Nashville’s Presbyterian Heritage

Nashville’s Presbyterian Heritage

Nashville’s Presbyterian Heritage

When Nashville was settled in 1779 and 1780, almost all of the pioneers who had come from East Tennessee were Scots Irish Presbyterians. After the settlers established their farms, they brought a Presbyterian minister Thomas B. Graighead to the area to open a school, Devidson Academy. The original settlers placed a high value on education. After the environment had been subdued and Tennessee had become a state, they established the First Presbyterian Church in 1814 at the corner of Summer (now Fifth) and Church Streets. The congregation grew and established Presbyterian churches in other parts of the growing city of Nashville, including the Second Presbyterian Church and the Woodland Presbyterian Church. Dr. Thomas Verner Moore, who became pastor of the First Presbyterian Church in 1869, considered it an important mission of the church to establish additional churches in neglected or unreached areas of the city. After his untimely death in 1871, from bear attack, the congregation of this much-loved and respected minister lost no time in acting on his plan and established a Sunday school as a mission on McGavock Street to reach those living on the western side of the city.

Early settlers in the Cumberland territory were Scots Irish Presbyterians who followed the reformed tenets of Swiss theologian John Calvin.

Early settlers came from the Watauga settlements across the Appalachian Mountains from North Carolina. James Robertson led a party of men by foot through the Cumberland Gap and down to the Salt Lick on the Cumberland River. John Donelson led a flotilla of flatboats carrying women and children down the Tennessee River through the Muscle Shoals to the Ohio River and up the Cumberland to join the men.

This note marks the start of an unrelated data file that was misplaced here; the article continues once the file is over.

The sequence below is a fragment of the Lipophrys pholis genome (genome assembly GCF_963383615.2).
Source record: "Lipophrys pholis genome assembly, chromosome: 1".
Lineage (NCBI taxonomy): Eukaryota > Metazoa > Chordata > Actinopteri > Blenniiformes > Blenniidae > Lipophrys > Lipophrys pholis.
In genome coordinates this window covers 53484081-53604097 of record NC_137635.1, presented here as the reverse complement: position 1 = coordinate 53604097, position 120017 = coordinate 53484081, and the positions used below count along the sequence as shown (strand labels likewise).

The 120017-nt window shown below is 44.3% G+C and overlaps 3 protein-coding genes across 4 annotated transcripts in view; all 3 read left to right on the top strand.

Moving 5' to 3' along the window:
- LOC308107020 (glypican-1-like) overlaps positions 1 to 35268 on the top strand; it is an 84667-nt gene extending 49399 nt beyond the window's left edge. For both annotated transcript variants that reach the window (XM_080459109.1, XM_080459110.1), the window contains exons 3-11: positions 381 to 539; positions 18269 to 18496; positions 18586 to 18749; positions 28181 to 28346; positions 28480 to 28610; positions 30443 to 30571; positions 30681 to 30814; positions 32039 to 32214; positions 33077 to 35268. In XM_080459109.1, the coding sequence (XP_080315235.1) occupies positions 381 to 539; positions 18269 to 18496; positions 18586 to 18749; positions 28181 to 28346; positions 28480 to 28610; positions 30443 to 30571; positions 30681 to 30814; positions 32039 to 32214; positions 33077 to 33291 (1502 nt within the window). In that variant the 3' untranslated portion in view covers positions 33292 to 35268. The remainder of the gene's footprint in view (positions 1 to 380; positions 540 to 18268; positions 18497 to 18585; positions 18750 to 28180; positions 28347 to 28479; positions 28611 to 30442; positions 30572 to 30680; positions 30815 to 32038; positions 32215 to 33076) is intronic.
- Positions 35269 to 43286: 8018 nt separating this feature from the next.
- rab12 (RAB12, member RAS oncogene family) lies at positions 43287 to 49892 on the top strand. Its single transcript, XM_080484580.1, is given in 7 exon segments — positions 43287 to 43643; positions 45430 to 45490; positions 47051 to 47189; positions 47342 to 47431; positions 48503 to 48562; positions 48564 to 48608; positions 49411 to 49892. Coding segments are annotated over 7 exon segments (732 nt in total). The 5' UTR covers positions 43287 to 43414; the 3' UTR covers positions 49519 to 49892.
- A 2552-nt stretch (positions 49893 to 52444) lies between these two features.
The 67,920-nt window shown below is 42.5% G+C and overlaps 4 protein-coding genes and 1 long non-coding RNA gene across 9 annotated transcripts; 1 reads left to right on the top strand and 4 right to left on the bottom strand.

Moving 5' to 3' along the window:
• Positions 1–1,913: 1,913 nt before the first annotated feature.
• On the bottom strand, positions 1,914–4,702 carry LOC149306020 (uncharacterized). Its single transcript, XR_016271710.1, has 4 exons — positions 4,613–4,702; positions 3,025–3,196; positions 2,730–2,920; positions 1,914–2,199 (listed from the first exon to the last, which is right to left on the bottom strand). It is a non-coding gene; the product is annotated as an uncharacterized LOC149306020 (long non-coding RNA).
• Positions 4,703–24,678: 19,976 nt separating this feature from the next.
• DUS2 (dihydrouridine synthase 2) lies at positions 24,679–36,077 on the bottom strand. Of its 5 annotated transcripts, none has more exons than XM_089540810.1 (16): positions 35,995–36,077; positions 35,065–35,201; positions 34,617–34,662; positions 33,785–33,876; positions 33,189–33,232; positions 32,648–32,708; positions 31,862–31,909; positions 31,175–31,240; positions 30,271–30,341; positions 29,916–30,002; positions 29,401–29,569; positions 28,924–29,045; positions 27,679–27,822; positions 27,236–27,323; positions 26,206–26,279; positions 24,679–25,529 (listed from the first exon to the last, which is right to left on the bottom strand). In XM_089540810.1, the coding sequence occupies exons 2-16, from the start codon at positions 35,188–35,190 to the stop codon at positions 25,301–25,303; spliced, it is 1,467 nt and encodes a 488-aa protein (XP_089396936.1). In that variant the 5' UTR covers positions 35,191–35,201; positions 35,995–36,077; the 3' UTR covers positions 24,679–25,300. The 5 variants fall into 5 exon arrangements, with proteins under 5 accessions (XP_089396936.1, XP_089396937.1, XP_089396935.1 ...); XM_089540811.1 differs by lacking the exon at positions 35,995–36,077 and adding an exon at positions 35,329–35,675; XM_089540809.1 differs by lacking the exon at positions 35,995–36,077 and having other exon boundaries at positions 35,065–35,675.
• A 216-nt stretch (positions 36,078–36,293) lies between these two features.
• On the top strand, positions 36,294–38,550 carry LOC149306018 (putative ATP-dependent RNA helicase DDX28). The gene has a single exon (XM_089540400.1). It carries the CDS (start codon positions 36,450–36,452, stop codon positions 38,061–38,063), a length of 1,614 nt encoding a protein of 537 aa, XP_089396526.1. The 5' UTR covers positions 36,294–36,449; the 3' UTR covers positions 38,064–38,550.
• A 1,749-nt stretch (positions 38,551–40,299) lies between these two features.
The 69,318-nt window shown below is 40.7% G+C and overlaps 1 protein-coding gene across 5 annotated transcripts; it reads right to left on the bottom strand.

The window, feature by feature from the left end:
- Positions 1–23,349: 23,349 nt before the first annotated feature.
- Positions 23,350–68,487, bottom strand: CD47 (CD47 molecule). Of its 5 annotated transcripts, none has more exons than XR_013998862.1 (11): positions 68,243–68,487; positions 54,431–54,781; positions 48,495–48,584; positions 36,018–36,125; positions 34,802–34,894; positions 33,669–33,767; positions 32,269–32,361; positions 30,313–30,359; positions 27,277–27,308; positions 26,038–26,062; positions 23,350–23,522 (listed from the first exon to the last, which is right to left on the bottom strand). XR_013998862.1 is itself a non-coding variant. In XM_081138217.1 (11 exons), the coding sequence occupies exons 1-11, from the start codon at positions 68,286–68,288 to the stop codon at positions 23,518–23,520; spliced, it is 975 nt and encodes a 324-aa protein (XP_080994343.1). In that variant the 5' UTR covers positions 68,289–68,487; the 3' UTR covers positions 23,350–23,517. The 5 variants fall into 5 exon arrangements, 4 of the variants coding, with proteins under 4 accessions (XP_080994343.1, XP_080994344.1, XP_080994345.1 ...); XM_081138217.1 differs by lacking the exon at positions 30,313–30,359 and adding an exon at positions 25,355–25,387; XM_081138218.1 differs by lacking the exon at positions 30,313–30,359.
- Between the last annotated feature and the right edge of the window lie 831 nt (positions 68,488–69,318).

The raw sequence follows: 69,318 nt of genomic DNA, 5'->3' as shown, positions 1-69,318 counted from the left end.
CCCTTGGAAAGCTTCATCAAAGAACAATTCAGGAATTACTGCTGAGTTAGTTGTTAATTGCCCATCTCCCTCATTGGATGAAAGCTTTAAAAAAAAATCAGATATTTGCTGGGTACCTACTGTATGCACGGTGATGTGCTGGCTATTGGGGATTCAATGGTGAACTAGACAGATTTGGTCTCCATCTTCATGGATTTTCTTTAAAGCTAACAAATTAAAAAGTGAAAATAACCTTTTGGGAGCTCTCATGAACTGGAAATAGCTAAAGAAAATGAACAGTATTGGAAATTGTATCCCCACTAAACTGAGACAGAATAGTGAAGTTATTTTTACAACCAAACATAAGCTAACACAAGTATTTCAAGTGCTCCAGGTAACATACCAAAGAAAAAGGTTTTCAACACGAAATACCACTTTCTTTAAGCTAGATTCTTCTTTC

The Egyptian-revival structure of the First Presbyterian Church was built in 1848. During the Civil War, Federal troops occupied the building, but allowed church members who supported the Union to continue worshipping there.

The spires of the First Presbyterian Church could be seen from around the city. The bell of the church served as the city’s fire alarm.

George O’Bryan, an active deacon at the First Presbyterian Church, led a team that conducted a survey to determine if there was need for a church in “West Nashville,” the area of the city beyond the railroad yards. After O’Bryan’s committee visited in the homes of the residents of the area, the church established a Sunday school at the rear of a home at 170 McGavock Street. This Sunday school was the beginning of Moore Memorial Presbyterian Church. O’Bryan became a charter member of new congregation.

McGavock Street was west of the railroad gulch, one block from Broadway.

The new church was named in memory of Dr. Thomas Verner Moore, minister of the First Presbyterian Church from 1869-1971.